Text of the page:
Most students who undertake Independent Study do so in their Senior year, but qualified students can undertake Independent Study after Sophomore year. Students who anticipate Independent Study are encouraged to complete their foundation courses in mathematics, chemistry, physics, and engineering as early as possible, so that they will have the background to address challenging engineering problems in collaboration with their faculty study mentor.
Up to two Independent Study courses may be used as the ECE Electives in the ECE Program, but Independent Study courses may not be used in place of the other required courses in the ECE Program, except for the Free Electives. Students may take Independent Study courses as Free Electives, and all successfully completed Independent Study courses count toward the total of 34 courses required for a Duke degree. Many students find that Independent Study is a rewarding educational experience.
The Pratt Undergraduate Research Fellows Program provides engineering undergraduates with an opportunity to do intensive research in their engineering major for course credit and an opportunity to do summer research. This is a school-wide competitive program open to all qualified students of the Departments of Biomedical Engineering, Civil and Environmental Engineering, Electrical and Computer Engineering, and Mechanical Engineering and Materials Science. The program is under the direction of Martha Absher, Associate Dean for Education and Outreach Programs for the Pratt School of Engineering.
Pratt Engineering Undergraduate Fellows work on research projects under the direction of Pratt-faculty advisers. Course credit is given in the student's major via a linked three-semester independent studies course sequence of ECE 392(192), 493(193) and 494(194) for ECE majors. Other course sequences can be approved for students in special programs such as dual majors.
Independent study (under ECE 197 or 198) is a central element of the department's awarding the honor of Graduation with Distinction. The criteria for that honor are described in the linked page. Recent projects for Graduation with Distinction are cited there.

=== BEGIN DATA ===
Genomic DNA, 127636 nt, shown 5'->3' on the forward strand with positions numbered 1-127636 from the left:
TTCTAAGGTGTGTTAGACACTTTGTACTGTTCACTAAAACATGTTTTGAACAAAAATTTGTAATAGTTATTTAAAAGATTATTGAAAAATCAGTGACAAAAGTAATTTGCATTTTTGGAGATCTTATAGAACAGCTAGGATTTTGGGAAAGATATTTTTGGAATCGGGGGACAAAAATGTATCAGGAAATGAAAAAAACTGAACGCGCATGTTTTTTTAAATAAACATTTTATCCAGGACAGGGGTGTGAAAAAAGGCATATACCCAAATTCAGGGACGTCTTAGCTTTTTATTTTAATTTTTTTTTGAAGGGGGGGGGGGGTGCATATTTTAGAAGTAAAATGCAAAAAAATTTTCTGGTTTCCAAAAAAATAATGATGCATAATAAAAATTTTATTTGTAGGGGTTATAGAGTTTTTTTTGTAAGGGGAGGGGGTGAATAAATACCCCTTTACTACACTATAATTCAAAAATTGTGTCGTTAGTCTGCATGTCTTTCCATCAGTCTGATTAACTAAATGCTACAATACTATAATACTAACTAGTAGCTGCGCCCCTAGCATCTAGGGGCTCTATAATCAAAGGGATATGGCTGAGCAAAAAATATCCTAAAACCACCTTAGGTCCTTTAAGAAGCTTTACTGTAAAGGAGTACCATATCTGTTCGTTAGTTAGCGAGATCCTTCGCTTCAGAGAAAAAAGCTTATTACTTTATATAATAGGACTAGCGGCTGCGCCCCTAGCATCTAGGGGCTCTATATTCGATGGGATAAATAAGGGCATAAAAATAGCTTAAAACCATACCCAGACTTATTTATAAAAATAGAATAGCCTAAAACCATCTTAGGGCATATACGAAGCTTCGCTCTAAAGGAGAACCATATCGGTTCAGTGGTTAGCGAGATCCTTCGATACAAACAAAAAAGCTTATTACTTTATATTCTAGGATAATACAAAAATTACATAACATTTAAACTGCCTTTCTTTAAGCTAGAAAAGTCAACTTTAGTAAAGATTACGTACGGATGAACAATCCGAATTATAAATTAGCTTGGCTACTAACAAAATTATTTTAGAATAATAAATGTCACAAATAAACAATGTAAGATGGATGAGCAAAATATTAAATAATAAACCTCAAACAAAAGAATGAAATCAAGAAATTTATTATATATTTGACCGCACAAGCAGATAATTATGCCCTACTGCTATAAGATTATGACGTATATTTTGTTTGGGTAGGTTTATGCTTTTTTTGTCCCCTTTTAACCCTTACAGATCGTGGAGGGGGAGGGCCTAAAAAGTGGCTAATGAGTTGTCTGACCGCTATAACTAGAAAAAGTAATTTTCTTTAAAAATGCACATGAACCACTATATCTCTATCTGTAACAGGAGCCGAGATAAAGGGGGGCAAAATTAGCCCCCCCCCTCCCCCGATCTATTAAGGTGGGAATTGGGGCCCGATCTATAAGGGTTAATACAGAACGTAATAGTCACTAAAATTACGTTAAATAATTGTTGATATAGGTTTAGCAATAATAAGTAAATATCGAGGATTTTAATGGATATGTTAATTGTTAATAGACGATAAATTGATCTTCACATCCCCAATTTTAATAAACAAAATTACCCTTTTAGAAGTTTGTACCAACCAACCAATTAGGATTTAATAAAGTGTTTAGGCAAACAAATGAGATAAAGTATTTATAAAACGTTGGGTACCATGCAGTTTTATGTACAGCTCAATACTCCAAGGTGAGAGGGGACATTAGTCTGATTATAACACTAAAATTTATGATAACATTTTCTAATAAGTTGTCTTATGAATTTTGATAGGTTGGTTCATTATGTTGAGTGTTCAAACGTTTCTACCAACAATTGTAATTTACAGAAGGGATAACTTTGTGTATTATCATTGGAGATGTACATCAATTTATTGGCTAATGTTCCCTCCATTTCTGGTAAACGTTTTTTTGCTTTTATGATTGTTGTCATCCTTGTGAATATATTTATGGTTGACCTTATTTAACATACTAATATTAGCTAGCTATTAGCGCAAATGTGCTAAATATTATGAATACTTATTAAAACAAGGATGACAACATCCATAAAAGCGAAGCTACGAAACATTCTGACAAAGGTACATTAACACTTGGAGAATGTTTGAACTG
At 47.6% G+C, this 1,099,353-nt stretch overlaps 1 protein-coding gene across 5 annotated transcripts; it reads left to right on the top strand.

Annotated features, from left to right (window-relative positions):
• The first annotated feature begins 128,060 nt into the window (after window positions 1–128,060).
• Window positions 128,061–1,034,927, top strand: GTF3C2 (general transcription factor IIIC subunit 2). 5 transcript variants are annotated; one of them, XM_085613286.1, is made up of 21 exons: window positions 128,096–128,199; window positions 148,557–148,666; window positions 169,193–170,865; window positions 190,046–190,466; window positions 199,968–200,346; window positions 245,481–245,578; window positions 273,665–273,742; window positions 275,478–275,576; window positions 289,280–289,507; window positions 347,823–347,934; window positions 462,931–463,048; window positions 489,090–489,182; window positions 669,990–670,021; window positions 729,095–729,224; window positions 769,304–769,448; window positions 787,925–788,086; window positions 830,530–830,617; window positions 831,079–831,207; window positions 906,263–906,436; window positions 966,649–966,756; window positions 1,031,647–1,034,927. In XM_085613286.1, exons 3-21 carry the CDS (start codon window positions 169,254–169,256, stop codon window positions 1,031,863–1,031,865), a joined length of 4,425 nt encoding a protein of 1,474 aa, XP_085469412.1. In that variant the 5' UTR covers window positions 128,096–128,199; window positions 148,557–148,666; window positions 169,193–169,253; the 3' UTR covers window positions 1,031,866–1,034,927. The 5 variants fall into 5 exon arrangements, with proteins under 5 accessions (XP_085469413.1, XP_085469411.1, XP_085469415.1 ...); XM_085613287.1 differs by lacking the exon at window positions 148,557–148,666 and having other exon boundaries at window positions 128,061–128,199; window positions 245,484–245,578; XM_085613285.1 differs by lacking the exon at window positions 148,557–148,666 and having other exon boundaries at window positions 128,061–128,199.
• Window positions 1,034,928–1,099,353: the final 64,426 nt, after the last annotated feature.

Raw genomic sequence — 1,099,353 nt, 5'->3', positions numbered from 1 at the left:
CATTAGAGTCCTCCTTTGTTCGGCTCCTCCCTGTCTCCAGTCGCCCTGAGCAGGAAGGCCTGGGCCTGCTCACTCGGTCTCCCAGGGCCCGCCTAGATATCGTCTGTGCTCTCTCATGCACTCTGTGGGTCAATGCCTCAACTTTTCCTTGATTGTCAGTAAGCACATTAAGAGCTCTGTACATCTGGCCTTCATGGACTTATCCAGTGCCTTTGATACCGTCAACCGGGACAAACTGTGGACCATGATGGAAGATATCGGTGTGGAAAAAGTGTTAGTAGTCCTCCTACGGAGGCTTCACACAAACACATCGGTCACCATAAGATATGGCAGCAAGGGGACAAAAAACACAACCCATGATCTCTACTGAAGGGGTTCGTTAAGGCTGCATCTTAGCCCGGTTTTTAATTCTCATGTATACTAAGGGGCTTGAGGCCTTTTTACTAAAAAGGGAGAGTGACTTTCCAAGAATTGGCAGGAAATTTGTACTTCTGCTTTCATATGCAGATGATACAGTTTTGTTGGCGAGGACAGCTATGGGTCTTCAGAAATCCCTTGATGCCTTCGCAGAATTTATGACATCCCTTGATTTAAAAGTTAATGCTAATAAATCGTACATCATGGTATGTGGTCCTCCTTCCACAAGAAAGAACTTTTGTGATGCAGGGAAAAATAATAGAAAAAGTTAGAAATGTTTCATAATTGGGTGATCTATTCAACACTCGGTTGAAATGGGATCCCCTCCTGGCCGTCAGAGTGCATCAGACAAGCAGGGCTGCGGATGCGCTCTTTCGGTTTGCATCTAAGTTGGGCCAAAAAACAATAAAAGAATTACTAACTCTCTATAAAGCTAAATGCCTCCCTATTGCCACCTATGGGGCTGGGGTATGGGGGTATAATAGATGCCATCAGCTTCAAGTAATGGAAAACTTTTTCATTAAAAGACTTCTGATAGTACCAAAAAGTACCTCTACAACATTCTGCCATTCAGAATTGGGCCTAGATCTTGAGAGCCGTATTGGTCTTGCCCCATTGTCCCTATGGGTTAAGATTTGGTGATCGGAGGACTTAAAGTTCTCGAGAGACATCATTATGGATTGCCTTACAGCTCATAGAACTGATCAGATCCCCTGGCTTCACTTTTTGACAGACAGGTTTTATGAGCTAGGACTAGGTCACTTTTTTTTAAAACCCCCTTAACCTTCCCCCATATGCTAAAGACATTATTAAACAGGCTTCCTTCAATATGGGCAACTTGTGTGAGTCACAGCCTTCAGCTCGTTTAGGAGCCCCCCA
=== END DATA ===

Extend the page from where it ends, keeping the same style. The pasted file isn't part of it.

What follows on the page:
All students taking the ECE independent-study courses, including Pratt Fellows and Graduation with Departmental Distinction candidates, must participate in ECE Independent Study Poster Session to present their research results and to answer questions from faculty and other students. Poster sessions are scheduled by the ECE Department late in each semester for the independent study done during that semester. The poster presentations are judged by the ECE faculty, and the top three are recognized with both honor and monetary compensation ($100 for 1st place, $75 for 2nd, and $50 for 3rd).
The following are poster-session examples from recent independent studies:
- Ronal Abraham - Spectral Subtraction-based Speech Enhancement
- Michael Bauer - Designing Process Variability Tolerant Computer Architectures
- Elan Bresslour - Microwave Imaging for Early Detection of Breast Cancer
- Lauren Cohen - Molecular Electronic Devices for Multi-Valued Logic Design
- Wade Cooper - Optical Index of Refraction of Sensor System
- Richard Curt Harting - Implementing Connectivity Models of Nano-Networks
- Jeffrey Hussmann - Architectural Considerations for Quantum Information Processing
- Danielle Hyatt - Examination of Current Consumption as it is Affected by Parameter Faults in Analogue Mixer Circuits, and its Application in BIST Development
- Melissa Levy - Surface Relief Optical Gratings Integrated with Waveguide Bio/Chemical Sensors
- Brian Lewis - Mode-locked Photonic Microcavity Nanolasers
- Isaac Nagiel - Digital Microfluidic Platform
- Serge Reshetnikov - Development of a Compact and Multifunctional Sensor Array
- Dan Roberts - Designs and Simulations in Transformation Optics
- Ram Nick Talwar - Coordinated Tandem Tracking of Moving Target by Unmanned Moving Vehicles (UAVs)
- Udoka Uzoka - Effect of Solvent Type on Optical and Structural Properties of CdSe Colloidal Quantum Dots/MEH-PPV
- Charles Wang - Coating Platinum Electrodes with Carbon Nanotubes